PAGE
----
Tuesday, November 30, 2010

[Feature] Speech Recognition with localized time-frequency pattern detectors

Characteristics of the localized time-frequency features:
1) Local in frequency domain, not like MFCC, each feature is affected by all the frequencies;
2) Temporal dynamics, modeling long and variable time durations, while in MFCC, the features are all short time and fixed duration.

In this paper, the set of filters adopted is very simple, and are essentially basic edge detectors taking only values +1 and -1. The selection includes vertical edges (of varying frequency span and temporal duration) for onsets and offsets; wide horizontal edges for frication cutoffs; and horizontal edges tilted at various slopes to model formant transitions. The choices for the ranges of the various parameters were made based on acoustic phonetic knowledge, such as typical formant bandwidths, average phone durations, typical rates of formant movement, etc.[Book: Acoustic Phonetics]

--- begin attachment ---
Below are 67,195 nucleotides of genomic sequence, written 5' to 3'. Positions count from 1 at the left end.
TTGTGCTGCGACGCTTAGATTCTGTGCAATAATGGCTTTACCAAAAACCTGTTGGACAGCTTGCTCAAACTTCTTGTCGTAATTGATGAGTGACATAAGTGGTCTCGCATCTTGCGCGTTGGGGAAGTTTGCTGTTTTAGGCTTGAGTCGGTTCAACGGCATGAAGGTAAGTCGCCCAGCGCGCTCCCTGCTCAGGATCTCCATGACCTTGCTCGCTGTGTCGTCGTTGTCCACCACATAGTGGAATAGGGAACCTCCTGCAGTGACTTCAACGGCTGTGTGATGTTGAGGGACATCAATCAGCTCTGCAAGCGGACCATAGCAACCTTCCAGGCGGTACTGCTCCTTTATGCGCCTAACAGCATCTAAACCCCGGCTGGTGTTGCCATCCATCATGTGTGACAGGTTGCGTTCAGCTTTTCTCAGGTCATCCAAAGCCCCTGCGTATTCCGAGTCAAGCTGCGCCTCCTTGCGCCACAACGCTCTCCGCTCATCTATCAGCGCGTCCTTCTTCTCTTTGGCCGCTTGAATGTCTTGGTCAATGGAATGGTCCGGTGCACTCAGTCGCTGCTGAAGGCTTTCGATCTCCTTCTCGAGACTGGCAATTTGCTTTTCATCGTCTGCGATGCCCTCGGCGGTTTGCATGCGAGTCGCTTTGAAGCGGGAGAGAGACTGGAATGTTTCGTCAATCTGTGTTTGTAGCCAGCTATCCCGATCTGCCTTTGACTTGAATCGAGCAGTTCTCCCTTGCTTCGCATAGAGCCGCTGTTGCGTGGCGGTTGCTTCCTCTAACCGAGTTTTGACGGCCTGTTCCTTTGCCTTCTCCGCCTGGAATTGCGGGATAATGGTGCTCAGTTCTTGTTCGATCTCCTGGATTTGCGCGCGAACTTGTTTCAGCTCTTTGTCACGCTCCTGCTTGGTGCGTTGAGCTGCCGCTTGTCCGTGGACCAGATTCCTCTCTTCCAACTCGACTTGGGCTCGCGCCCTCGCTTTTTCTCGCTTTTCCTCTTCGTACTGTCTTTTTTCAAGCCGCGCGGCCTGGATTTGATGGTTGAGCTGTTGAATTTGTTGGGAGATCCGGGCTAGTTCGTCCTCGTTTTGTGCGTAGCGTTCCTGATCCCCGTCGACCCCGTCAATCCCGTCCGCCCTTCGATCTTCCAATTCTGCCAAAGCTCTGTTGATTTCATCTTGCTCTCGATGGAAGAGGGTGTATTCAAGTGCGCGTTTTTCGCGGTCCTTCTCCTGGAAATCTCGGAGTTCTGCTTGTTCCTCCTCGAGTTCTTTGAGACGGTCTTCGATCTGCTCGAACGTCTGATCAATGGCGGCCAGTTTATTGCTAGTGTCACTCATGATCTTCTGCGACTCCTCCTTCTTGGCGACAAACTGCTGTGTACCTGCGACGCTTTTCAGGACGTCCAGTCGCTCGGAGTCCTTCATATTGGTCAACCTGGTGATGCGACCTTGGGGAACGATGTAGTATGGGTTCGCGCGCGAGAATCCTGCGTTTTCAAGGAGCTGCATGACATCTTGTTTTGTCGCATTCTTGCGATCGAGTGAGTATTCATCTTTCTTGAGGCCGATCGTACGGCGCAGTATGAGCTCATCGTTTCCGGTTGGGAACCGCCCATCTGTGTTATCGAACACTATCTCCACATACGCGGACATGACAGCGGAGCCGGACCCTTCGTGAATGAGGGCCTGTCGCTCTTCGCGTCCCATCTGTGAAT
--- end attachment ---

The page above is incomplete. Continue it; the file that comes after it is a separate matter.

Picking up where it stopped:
With these filters, the features are computed as follows:
For each filter,
1) centering it at a particular frequency, and convolving with the whole spectrogram along the time axis for that specific frequency;
2) for each frequency value, we could get a time series of the convolution sums;
3) to reduce the dimension of features, the convolution sums are down sampled over a 16*32 point grid.
4) The 32 frequency points are taken linearly between 0 and 4kHz.
5) The 16 time points (which is specific to their task) is the centers of the 16 states (for the HMM word model) in the state alignment.

Thus, a feature refers to both the filter shape, and the time-frequency point (16*32 point grid).

In this paper, the task is to classify isolated digits. Each spectrogram is one single digit. The feature computed is per digit, thus is global to the target class.


The problem with current frame based features is its non-localization, make it difficult to modeling speaker variabilities.
As shown in following figure:

Posted via email from Troy's posterous

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